Investors have utilized exchange traded funds to gain exposure to Chinese equities through a roundabout way, but with recent offerings that track China A-shares, traders gain direct access to China’s markets.
Most China ETFs track Chinese stocks traded on Hong Kong Exchange, or H-shares, and listings on the New York Stock Exchange. However, since foreign investors are the major holders of these assets, H-shares movements will reflect overseas sentiment, writes Christopher Aldous, managing director of Charles Stanley Pan Asset, for Every Investor.
“When markets are weak overseas buyers are likely to dump more esoteric holdings or those which expose them to currency or other risks not present in their home market,” Aldous said.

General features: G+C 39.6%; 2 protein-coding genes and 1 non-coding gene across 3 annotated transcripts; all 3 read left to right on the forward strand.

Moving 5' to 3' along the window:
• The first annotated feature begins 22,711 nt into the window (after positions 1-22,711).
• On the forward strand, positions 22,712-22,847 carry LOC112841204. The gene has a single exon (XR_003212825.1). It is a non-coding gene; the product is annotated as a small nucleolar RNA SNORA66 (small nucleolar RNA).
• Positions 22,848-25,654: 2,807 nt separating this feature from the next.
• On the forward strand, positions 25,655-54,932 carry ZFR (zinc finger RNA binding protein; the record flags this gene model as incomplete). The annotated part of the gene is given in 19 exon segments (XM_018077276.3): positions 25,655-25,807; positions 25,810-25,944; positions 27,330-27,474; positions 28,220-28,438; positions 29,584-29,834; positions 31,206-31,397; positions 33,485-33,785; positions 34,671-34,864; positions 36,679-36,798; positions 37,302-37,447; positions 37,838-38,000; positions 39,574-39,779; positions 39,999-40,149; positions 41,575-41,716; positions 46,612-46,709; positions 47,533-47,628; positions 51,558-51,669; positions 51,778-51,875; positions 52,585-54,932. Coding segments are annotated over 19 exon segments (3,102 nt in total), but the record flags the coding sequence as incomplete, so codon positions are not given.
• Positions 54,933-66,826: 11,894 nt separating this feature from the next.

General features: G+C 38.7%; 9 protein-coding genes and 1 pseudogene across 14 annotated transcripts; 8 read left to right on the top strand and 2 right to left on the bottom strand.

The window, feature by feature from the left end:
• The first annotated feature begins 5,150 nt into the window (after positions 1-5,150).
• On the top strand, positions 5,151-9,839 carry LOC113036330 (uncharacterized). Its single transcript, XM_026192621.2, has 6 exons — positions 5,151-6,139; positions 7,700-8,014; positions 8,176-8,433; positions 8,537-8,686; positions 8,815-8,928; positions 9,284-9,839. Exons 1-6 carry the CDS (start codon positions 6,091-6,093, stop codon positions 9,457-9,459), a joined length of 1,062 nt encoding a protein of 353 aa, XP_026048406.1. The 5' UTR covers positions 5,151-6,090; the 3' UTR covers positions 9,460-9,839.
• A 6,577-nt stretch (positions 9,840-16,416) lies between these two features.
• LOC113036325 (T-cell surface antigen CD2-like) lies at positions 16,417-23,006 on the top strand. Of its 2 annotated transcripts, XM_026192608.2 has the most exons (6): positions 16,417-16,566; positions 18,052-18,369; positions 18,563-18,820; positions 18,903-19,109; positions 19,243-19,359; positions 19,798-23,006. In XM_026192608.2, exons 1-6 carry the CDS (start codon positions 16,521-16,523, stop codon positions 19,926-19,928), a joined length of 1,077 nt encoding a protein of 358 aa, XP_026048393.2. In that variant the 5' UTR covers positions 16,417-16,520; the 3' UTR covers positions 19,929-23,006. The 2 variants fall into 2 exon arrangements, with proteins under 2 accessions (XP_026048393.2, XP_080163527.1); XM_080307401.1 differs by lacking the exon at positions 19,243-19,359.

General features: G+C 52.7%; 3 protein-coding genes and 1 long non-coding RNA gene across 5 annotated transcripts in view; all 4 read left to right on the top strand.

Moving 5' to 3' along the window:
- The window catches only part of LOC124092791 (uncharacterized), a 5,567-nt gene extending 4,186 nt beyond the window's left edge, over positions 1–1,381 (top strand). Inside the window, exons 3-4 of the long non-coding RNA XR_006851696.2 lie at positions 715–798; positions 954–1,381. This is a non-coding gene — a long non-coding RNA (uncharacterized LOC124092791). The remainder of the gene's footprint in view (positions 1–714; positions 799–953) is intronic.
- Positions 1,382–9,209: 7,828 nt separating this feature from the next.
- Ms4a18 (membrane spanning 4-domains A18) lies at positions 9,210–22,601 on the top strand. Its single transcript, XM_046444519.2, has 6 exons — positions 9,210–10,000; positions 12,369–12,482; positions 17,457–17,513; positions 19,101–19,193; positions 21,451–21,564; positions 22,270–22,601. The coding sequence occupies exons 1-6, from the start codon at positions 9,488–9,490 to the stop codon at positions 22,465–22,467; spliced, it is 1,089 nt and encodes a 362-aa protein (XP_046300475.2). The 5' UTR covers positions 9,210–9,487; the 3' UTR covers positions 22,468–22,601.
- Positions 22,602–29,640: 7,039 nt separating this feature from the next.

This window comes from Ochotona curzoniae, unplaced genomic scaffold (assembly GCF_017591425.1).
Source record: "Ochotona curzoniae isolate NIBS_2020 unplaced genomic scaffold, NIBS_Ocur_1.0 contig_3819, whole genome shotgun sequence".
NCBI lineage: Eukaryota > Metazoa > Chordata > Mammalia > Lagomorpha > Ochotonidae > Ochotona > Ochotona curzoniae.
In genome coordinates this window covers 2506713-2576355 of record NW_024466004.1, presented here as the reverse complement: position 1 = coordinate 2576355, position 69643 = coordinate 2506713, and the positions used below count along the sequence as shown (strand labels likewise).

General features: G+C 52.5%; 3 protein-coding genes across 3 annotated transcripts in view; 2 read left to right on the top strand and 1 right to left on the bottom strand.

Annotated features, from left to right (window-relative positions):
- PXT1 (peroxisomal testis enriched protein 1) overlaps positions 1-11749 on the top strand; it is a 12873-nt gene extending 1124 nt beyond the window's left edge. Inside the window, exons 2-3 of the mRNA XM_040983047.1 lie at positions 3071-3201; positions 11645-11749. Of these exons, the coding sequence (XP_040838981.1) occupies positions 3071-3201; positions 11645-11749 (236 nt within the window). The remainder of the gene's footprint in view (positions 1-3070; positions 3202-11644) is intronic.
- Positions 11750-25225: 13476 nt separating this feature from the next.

Consequently, a fund like the iShares China Large-Cap ETF (NYSEArca: FXI), which tracks the FTSE China 25 Index, has underperformed Shanghai markets. FXI has dropped 10.4% year-to-date, compared to the 2.7% dip in the Shanghai Shenzhen CSI 300 Index.
However, ETF investors can now directly access the Chinese A-shares market, and more offerings are on the way. China A-shares track company stocks listed on the Shanghai or Shenzhen exchanges. A-shares ETFs have risen to prominence in recent months with the November 2013 debut of the db X-trackers Harvest CSI 300 China A-Shares Fund (NYSEArca: ASHR). ASHR is down 6.1% year-to-date.